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The Billings gazette. [volume] (Billings, Mont.) 1896-1919, March 24, 1899, Semi-weekly, Image 1

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The Billings Gazette.
SE'I I=VWEEKLY. ;__
VOL. XIV. BILLINGS, YELLOWSTONE COUNTY, MONTANA, FRIDAY, MARCH 24. 1899 NO. 96
Watch for Our Spring .Shoes
See Our "Little Giant" Line of
Children's and Boys' Shoes
Misses' and Children's Rubber Boots
ALL SIZES
John D. sekamp
f'"Famous OutfitteP."
PROFESSIONAL CARDS.
1 AS. A. GO88,
LAWYER.
Offioe First National Bank Building.
H. . ARMSTRONG,. H.,
PHYSICIAN and SURGEON.
Belknap Block, - Billings, Montana
DR J. H. RINEHART.
PHYSICIAN and SURGEON.
Offce in First National Bank building, Billings
Monte
ANDREW CLARK, M. D.
HARRIET FOXTON4CLARK. M. D., C. M
PHYSICIANS aad .SURGEONS.
Rooms 6 and 7. First National Bank Building
Night calls answered at feice.
O. F. GODDARD.
ATTORNEY-AT-LAW.
Office over First National Bank.
FRED H. HATHHORN,
ATTORNEY-AT-LAW.
Office--Room 4. First National Bank Building
Billings, Montana.
JOHNSTON & JOHNSTON.
LAWYERS.
Room 18. Belknap Block.
CHAARLES L. HARRIS.
LAWYER.
Room 12, Belknap Block. - Billings, Montanaa
A. FRASER,
Notary Public,
Justice of the Peace, U. S. Commissioner,
General Commission Merchant.
Boom 8, First National Bank Building. Billings.
FIRST NATIOPAh
BANK
-) OF (
BIItiI$GS, MONTANII
Paid Up Capital, - $150,000
Surplus and Profits, - 10,000
p. B. Moss, President.
H. W. ROWLEY, Vice-Pres.
S. F. MORSE, Cashier.
S. G. REYNOLDS, Asst. Cash.
DIRECTORS: ,
Chas. T. Babcock,
Jos. Zimmerman,
H. W. Rowley,
G. W. Woodson,
P. B Moss.
Transact a general banking busi
ness. Collections promptly
made and remitted for.
S1'53
YELLOWSTONE NATIONAL
...BANK...
OF BILLINGS
CAPITAL, "- 85o0,000
SURPLUS, - - $20,000
-o
A. L. BABOOC~, Preeident.
iDA.ID FRATIT, Vice-Pres.
G. A. GRIGGB, Cashier.
DIRECTORS.
A. L. BAlBOOcI, LDAVID FRATT,
G. A. ,IGtGG4, ED. CARDWELL,
PM.EmR :ARSON.
-0-
Regular Bact'I in all its Branches.
Safe Dqpes.t Boxes Rented.
Special Attention ('iven to Collections.
--,-
Dealers in Foreign and -Domestic Exchange
The $ew Store
4 OF THE
D1illings Frnita ;C
East of Helena.
Furniture,
Carpets and
House Furnishings i
of all kinds are our specialties,
but we carry practically
everything to
Beautify the lome
Our store is 5oxIoo feet and
our stock fills it up, so you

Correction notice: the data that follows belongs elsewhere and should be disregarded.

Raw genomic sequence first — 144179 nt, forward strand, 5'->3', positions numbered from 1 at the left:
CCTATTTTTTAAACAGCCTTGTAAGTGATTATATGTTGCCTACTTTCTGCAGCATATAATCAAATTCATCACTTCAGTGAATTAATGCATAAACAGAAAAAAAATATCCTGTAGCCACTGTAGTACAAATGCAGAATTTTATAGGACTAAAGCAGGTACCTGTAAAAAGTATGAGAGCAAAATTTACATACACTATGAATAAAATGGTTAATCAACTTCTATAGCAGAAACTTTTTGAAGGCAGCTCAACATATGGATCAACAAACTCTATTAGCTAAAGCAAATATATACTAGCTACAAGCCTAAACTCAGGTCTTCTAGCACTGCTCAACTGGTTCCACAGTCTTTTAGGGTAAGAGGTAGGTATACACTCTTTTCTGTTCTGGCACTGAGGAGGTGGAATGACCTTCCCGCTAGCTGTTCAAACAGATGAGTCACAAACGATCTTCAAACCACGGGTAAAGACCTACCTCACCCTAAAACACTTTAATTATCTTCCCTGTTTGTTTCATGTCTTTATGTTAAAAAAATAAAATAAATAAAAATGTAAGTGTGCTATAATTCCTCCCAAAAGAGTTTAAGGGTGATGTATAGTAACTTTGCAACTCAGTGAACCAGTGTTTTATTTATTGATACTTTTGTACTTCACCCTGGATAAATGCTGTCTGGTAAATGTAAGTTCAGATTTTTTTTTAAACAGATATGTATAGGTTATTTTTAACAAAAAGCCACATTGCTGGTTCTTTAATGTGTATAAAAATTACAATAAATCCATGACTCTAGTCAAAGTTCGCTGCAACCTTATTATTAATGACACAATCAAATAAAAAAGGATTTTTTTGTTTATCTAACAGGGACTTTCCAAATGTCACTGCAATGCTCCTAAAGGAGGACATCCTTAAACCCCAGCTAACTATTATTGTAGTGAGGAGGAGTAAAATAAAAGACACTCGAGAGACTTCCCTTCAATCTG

have a great assort
ment to select
from.
COME AND SEE US.
Twenty-Eighth Street, rear
of Wardwell Block.
BILLINGS
Fwrniture & Carpet
_COMPZHNY
THoS. CnAPPLR. CNAs. J. CNHALE.
WWI ..rt...
iLLUOSTRATED HISTORICAL EDITION
About July 15, The Gazette Will Issue the Finest
One Ever Published in
Montana.
BILLINGS AND ITS RESOURCES
To Be Thoroughly Presented-Not a Boom EditIon,
but a Presentation of the
City's Growth.
The Midsummer Number of The Gazette, issued in 1894, probably did as
much to advertise Billing as has ever been accomplished. Ten thousand copies
of the edition were published, which were circulated from Maine to California
and from Montana to the Gulf of Mexico, and there are still frequent demands
for the publication supplied by this office.
Since 1894, however, Billings has doubled in population; it is a conceded fact
that it is now the best city in Montana outside of Butte. It is time, therefore,
that this material growth and prosperity should again be presented to the world
and The Gasette, which has always endeavored to keep pace with the advance
ment of the Magic 'Oitty, is equal to the occasion.
This newspaper has decided to issue, about the first or second week in July, a
mammoth lleastsated Historical Edition. It will be twice as large as the Mid
summer Namnber., nmuch more exhaustive in every detail and the finest publica
tion of the kind ever dssued in the state. The best is none too good for Billings,
and when eao daizens .are shown a sample of what the publication is to be we
are sure they will loyally support it, as tleV hIave always supported every enter
prise catlcated o. advance the interests of this ,cait, county and eastern Mon